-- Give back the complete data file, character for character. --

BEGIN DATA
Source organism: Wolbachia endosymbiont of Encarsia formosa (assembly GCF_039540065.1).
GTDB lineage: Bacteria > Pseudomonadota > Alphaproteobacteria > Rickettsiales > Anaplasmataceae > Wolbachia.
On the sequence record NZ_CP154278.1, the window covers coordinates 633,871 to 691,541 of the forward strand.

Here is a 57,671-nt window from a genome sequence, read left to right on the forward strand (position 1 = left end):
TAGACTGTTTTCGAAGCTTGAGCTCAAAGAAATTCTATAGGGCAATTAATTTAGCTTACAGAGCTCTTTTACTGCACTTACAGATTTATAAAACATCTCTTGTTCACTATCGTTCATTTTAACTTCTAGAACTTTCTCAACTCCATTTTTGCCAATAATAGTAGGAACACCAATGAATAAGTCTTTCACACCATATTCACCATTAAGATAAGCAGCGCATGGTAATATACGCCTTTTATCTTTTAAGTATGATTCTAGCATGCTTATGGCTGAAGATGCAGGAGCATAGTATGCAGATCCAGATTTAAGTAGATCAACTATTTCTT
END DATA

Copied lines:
Source organism: Wolbachia endosymbiont of Encarsia formosa (assembly GCF_039540065.1).
GTDB lineage: Bacteria > Pseudomonadota > Alphaproteobacteria > Rickettsiales > Anaplasmataceae > Wolbachia.
On the sequence record NZ_CP154278.1, the window covers coordinates 633,871 to 691,541 of the forward strand.

Here is a 57,671-nt window from a genome sequence, read left to right on the forward strand (position 1 = left end):
TAGACTGTTTTCGAAGCTTGAGCTCAAAGAAATTCTATAGGGCAATTAATTTAGCTTACAGAGCTCTTTTACTGCACTTACAGATTTATAAAACATCTCTTGTTCACTATCGTTCATTTTAACTTCTAGAACTTTCTCAACTCCATTTTTGCCAATAATAGTAGGAACACCAATGAATAAGTCTTTCACACCATATTCACCATTAAGATAAGCAGCGCATGGTAATATACGCCTTTTATCTTTTAAGTATGATTCTAGCATGCTTATGGCTGAAGATGCAGGAGCATAGTATGCAGATCCAGATTTAAGTAGATCAACTATTTCTT